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Tom Campbell's Fire, Steve Poizner's Discipline

The opinions expressed by columnists are their own and do not necessarily represent the views of

Some time after he bowed out of the governor's race in January and jumped into the California GOP primary to challenge Sen. Barbara Boxer, Tom Campbell turned from a mild-mannered law professor into Rambo. Professor Rambo.

He wrote a piece for against "Mirandizing" (reading Miranda rights to) terrorism suspects. He supports the new pumped-up Arizona immigration law. Manmade global warming? Campbell told The Chronicle's editorial board that he goes by what he reads in the Economist. And: "I must say, the IPCC (Intergovernmental Panel on Climate Change) made a hash of it."

Campbell has held a special place in California political lore as the moderate who lost the three-way GOP primary for an open U.S. Senate seat to the very conservative Bruce Herschensohn in 1992. Had Campbell prevailed, it is likely Boxer would not have won the Senate seat she holds today.

Michelle Malkin

That notion took a beating in 2000, when Campbell ran against Sen. Dianne Feinstein. He failed to raise serious campaign money, and she buried him. He confessed, "My attempt was honorable, hard-working and did not succeed."

When Campbell decided to challenge former Hewlett-Packard CEO Carly Fiorina and Assemblyman Chuck DeVore, R-Irvine, for the GOP nomination, the big question was whether this effort would take on the flavor of another honorable but doomed crusade.

To my surprise, Campbell has become a moderate on fire. Forget the social issues that lost him votes in 1992, he argues; 2010 is the year of the fiscal hawk. Who better to lead the charge than a former congressman who opposed pork spending when pork spending was popular?

The National Taxpayers Union gave Campbell its top rating on net spending for two of the years he served in the House. When they both served in the House, Boxer scored in the bottom third.

The professor still lives. Asked what he would do to increase U.S. trade, Campbell discussed the need for a proper valuation of China's renminbi and discussed how international treaties have distorted global currency.

Some politico pros argue that Fiorina has a better chance of beating Boxer. Fiorina's telegenic and gutsy. She can put money into the campaign. Jon Fleischman, publisher of, notes that Fiorina excites the donors whom Campbell leaves cold.

Running against a woman could throw Boxer off her game. And Fiorina has a great story -- a woman who started as a secretary and rose to become CEO of a Fortune top-20 corporation.

Fiorina has been a solid candidate, an aggressive campaigner and an able debater. Maybe her supporters are right.

As for DeVore, he's a happy conservative warrior with a military resume. But when he voted against Republican Abel Maldonado, Gov. Arnold Schwarzenegger's pick to fill the vacated lieutenant governorship, that told me DeVore wants to go to Washington to talk to himself.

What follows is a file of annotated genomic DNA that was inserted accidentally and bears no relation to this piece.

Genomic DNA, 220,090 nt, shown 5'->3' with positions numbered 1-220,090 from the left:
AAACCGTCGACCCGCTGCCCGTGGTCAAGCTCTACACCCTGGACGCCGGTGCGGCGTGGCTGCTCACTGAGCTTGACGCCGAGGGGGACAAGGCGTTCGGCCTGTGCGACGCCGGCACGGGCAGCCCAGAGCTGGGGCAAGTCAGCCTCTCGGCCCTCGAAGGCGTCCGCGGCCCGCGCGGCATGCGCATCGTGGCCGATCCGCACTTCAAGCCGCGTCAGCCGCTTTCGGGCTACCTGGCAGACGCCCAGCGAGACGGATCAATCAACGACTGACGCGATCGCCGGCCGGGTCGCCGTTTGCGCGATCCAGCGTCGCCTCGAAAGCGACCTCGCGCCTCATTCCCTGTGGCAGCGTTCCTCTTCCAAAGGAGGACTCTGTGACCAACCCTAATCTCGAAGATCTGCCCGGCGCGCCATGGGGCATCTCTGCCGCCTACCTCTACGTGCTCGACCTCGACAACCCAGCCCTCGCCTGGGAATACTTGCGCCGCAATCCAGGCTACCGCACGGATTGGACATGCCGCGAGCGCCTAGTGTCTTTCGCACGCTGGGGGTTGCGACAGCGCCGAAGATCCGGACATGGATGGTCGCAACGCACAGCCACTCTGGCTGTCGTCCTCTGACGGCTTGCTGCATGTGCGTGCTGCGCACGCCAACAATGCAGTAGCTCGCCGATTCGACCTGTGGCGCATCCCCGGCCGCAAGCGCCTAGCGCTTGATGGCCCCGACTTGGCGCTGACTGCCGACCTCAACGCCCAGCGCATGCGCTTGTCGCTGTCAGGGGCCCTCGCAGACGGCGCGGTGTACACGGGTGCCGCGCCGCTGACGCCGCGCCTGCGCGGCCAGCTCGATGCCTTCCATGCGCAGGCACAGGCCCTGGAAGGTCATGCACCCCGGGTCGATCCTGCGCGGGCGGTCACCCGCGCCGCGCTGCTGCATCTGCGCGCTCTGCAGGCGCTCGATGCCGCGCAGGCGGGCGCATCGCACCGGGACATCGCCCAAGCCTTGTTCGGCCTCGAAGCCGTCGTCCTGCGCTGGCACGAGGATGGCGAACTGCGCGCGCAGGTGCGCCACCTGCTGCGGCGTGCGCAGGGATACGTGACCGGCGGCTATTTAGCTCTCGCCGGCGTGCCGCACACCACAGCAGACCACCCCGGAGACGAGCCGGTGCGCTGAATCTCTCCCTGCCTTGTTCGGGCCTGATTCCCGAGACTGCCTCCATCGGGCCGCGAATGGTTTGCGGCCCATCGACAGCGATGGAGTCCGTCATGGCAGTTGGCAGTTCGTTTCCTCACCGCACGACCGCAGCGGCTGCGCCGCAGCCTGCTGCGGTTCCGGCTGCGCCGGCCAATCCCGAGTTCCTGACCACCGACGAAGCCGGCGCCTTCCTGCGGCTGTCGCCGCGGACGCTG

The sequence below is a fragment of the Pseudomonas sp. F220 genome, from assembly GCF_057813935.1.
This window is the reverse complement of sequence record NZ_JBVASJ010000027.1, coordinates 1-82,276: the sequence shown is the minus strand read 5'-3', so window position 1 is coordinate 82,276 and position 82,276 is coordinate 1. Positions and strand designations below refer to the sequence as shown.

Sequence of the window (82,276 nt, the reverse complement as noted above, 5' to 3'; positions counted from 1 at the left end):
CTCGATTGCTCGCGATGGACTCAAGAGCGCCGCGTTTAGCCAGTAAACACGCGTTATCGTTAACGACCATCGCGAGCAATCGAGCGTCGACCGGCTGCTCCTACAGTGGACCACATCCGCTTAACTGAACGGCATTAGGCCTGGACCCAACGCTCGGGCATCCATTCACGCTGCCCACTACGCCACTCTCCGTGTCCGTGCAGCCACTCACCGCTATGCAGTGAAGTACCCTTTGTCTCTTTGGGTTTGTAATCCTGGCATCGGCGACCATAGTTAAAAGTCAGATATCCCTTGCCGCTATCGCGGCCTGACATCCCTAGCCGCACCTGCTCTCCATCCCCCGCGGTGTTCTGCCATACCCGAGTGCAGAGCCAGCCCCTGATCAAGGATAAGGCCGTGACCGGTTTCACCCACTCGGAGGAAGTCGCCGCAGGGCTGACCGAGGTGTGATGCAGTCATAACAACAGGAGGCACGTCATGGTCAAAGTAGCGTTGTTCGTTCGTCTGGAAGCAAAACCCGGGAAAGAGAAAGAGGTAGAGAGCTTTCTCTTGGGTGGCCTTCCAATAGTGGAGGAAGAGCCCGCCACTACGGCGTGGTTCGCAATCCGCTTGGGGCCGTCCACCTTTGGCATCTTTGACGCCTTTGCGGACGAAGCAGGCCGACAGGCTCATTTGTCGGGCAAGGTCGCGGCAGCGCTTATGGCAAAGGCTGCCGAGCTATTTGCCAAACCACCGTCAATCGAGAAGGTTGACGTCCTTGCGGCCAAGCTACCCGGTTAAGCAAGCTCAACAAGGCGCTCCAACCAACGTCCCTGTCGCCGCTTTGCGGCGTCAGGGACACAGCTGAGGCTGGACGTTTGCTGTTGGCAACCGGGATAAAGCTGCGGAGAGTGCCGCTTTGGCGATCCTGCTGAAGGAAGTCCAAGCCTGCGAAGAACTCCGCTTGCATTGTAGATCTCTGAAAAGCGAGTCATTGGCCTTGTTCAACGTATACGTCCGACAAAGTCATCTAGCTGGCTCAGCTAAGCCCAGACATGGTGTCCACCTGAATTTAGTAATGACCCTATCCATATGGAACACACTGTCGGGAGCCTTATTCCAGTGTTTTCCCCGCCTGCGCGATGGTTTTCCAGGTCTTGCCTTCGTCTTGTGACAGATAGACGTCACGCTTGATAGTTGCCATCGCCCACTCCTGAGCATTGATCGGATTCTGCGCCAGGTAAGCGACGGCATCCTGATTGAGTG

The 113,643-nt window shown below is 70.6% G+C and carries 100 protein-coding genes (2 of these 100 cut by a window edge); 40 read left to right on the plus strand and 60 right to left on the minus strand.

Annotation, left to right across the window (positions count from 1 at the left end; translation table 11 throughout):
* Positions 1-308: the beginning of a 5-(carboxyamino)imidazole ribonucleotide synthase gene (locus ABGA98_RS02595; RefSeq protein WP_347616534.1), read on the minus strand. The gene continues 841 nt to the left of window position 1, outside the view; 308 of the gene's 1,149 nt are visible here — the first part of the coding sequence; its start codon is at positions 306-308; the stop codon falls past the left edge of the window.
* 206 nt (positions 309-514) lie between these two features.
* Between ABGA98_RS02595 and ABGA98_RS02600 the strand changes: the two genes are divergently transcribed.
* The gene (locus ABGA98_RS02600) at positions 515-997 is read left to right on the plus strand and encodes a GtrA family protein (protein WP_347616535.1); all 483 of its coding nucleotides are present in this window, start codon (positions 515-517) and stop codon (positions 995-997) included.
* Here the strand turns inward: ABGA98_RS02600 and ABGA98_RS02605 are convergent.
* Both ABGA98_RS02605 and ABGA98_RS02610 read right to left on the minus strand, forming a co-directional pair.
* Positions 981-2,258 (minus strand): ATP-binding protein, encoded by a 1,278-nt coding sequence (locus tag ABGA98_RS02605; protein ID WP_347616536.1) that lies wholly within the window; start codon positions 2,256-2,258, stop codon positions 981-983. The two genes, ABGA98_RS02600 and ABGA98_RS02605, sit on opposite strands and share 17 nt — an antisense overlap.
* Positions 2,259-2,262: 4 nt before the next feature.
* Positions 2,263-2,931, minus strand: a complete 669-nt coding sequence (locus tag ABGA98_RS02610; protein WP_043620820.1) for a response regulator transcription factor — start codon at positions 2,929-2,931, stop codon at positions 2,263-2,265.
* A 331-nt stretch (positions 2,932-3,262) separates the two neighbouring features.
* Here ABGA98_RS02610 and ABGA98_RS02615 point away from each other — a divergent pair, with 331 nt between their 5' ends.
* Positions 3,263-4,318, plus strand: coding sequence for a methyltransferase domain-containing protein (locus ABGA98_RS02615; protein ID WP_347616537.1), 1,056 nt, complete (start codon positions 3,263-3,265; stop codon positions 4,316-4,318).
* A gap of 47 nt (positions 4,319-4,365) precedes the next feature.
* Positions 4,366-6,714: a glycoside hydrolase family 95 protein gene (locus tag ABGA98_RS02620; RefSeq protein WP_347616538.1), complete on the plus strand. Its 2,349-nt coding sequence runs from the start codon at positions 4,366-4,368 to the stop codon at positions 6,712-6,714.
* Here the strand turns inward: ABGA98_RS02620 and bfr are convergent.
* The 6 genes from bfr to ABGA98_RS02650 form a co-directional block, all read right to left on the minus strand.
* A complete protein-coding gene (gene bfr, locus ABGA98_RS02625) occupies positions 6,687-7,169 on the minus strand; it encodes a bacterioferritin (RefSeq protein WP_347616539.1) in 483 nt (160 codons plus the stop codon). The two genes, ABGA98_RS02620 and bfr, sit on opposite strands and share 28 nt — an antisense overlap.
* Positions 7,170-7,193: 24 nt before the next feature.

When a candidate starts dropping in the polls, it is standard practice for commentators to jump on the candidate's horrible campaign organization. As one who hit former eBay CEO Meg Whitman when she had a 50-point poll lead over her opponent, Steve Poizner, allow me to defend the GOP gubernatorial wannabe now as her lead is dwindling. Whitman has run an issues-rich campaign, with smart proposals on how to close the state's perpetual budget shortfalls.

She understands the sort of changes that need to be imposed on the state's cushy pension system. She had the guts to tell a group of law enforcement officials she wanted to raise their retirement age from 50 to 55. She understands the business environment employers need to create good jobs.

The problem is, Whitman hasn't figured out how to surmount the impression that she simply can spend her way into top elective office.

She certainly has put in the hours. Truth be told, Whitman has given more media interviews than she gets credit for. But you get the feeling that she would rather dump another $5 million or $10 million into her campaign -- to date, she has poured a record $64 million of her own money into the race -- than debate on the issues.

With that attitude, how can Whitman take on the presumptive Democratic nominee, Jerry Brown?

For his part, Insurance Commissioner Poizner has put some $21 million into his campaign, but he also has spent years involved in public causes. In so doing, he has demonstrated respect for the institutions he seeks to govern. After he made his millions, but before he ran for office, Poizner served as a White House fellow and served as a volunteer teacher at a San Jose public school.

He ran for the Assembly and lost. In 2006, he ran for insurance commissioner and won. When he talks about state issues, he doesn't speak like a candidate who hired someone to write issue papers; he has personal history with the challenges the next governor will face.

For months, as know-it-alls were throwing dirt on his political grave, Poizner stuck to a strategy that now has given him a shot at victory. Maybe he'll win; maybe he won't. But Schwarzenegger would have done a better job if he had Poizner's brand of discipline.

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